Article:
• Abstract: Publication date: Available online 9 January 2020Source: American Journal of OtolaryngologyAuthor(s): Yosef P. Krespi, Karen A. Wilson, Victor KizhnerAbstractBackgroundPosterior nasal nerve (PNN) surgery, Radiofrequency (RF), and cryoablation have been described as alternative treatments for allergic and vasomotor rhinitis. We hypothesize that endoscopic (diode) laser ablation (ELA) is effective and less invasive than previously described methods.MethodsAn IRB approved prospective study was performed. Thirty-two patients with chronic rhinitis and nasal congestion resistant to medical management were recruited. Total Nasal Symptom Score (TNSS) measurements were used to assess symptom severity and treatment outcomes. ELA was performed bilaterally in the clinic with a 940 nm diode laser with CW 5 W output, under topical/local anesthesia in 21 patients, while the remaining 11 were treated under sedation in the operating room. The 400-micron uninitiated diode laser fiber tip with a malleable protective shaft was specially designed for PNN ablation. The fiber was pre-shaped according to the intranasal anatomy and endoscopically advanced toward the posterior middle meatus. Patients were followed up for the first 90 days after treatment.ResultsELA was successfully completed in 97% of patients. No crusting, epistaxis, or other complications were observed. One patient could not be treated in the office due to limited endoscopic access. TNSS was reduced significantly after30 and 90 days (mean ± SD: 6.0 ± 0.7 prior to ablation, 2.3 ± 0.4 at 90 days, p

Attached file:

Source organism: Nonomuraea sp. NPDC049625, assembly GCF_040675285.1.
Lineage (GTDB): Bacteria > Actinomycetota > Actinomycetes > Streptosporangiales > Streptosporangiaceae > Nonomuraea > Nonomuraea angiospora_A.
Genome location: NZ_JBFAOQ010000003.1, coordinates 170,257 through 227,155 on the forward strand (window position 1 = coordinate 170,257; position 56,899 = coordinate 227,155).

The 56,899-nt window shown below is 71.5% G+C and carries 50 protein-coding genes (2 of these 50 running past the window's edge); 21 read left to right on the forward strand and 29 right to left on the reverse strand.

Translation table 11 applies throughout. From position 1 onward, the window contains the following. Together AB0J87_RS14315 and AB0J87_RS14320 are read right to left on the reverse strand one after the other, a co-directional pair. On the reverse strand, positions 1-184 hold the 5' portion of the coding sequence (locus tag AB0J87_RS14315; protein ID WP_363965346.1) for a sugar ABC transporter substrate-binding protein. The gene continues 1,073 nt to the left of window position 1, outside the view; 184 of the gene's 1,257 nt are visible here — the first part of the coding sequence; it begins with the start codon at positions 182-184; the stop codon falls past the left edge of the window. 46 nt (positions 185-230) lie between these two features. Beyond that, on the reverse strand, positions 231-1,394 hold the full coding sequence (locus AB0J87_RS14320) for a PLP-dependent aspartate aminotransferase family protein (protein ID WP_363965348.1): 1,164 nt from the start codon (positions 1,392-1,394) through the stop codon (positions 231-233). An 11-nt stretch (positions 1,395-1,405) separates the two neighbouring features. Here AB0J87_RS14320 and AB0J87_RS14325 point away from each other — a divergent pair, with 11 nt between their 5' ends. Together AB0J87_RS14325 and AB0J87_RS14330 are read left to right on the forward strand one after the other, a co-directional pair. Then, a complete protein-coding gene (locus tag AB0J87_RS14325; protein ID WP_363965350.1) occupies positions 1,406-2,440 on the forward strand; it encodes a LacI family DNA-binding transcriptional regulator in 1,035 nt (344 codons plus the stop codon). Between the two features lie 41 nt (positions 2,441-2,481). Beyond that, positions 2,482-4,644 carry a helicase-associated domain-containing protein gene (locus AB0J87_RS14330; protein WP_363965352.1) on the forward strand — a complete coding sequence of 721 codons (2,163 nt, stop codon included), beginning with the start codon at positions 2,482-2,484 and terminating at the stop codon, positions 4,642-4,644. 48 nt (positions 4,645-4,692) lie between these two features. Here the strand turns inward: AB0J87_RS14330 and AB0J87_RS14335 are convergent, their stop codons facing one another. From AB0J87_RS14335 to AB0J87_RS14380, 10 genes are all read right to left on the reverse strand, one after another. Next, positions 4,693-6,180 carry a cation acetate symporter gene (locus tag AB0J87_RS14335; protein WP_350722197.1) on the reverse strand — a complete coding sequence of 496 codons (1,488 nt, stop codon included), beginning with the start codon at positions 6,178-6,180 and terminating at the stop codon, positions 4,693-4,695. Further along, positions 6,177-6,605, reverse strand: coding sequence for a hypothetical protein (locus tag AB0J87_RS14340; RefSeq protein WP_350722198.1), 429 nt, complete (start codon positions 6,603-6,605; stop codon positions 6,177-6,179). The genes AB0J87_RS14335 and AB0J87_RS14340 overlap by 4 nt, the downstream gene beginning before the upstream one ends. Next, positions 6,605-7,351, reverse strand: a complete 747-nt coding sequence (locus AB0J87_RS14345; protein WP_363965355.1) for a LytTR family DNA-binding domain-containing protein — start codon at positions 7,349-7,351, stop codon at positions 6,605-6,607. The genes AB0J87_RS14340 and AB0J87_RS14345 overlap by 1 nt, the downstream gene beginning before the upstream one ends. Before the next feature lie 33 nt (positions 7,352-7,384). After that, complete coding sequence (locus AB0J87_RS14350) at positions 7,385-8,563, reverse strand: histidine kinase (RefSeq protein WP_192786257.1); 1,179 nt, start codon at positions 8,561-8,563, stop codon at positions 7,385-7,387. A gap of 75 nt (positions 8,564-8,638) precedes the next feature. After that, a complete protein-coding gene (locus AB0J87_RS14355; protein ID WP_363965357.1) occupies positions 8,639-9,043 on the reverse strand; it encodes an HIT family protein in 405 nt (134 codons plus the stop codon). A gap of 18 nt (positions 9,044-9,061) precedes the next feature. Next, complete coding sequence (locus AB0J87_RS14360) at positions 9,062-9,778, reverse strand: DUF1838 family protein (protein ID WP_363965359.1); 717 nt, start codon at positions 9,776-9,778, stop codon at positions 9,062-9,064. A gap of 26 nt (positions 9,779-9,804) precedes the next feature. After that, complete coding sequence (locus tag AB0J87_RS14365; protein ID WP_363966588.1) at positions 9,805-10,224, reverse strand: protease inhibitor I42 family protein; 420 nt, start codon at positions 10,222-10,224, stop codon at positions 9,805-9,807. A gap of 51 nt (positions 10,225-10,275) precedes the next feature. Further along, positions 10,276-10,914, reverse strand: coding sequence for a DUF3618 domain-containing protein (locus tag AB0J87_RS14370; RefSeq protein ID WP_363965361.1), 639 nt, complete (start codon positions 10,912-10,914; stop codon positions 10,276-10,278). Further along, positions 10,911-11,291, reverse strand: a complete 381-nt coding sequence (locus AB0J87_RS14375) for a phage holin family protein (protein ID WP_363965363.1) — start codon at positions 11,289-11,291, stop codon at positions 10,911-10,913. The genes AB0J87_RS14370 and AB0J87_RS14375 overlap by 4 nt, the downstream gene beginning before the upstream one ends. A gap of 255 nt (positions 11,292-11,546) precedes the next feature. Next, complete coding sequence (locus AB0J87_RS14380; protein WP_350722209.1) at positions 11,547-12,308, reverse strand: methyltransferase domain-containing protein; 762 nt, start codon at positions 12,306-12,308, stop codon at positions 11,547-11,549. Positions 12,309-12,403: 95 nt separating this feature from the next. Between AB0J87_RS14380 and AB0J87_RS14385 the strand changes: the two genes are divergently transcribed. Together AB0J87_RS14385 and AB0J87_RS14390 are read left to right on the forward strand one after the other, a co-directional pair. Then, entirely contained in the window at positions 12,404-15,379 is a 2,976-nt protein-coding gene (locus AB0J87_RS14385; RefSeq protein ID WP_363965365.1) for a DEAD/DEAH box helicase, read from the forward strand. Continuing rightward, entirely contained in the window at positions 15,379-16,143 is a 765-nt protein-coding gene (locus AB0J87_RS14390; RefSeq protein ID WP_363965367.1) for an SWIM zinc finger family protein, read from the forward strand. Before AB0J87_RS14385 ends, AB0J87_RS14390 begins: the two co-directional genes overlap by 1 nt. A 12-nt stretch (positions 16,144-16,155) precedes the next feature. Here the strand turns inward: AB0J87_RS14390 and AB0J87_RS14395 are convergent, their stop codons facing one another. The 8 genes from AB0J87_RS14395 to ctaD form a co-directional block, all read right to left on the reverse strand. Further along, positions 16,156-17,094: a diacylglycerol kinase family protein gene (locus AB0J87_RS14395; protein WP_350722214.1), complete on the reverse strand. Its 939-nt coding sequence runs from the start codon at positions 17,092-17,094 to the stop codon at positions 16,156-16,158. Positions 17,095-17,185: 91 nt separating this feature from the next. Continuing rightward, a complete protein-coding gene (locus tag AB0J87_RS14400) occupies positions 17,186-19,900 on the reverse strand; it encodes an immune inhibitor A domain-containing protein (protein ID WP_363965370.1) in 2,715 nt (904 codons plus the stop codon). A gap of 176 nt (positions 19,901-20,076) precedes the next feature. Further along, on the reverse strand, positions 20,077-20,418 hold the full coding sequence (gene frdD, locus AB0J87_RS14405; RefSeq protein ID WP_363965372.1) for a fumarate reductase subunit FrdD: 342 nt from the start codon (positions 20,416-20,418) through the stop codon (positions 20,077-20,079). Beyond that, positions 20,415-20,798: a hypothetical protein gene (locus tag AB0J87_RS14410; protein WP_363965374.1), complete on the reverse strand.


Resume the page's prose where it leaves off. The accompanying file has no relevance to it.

• Bilateral same-day endoscopic tympanoplasty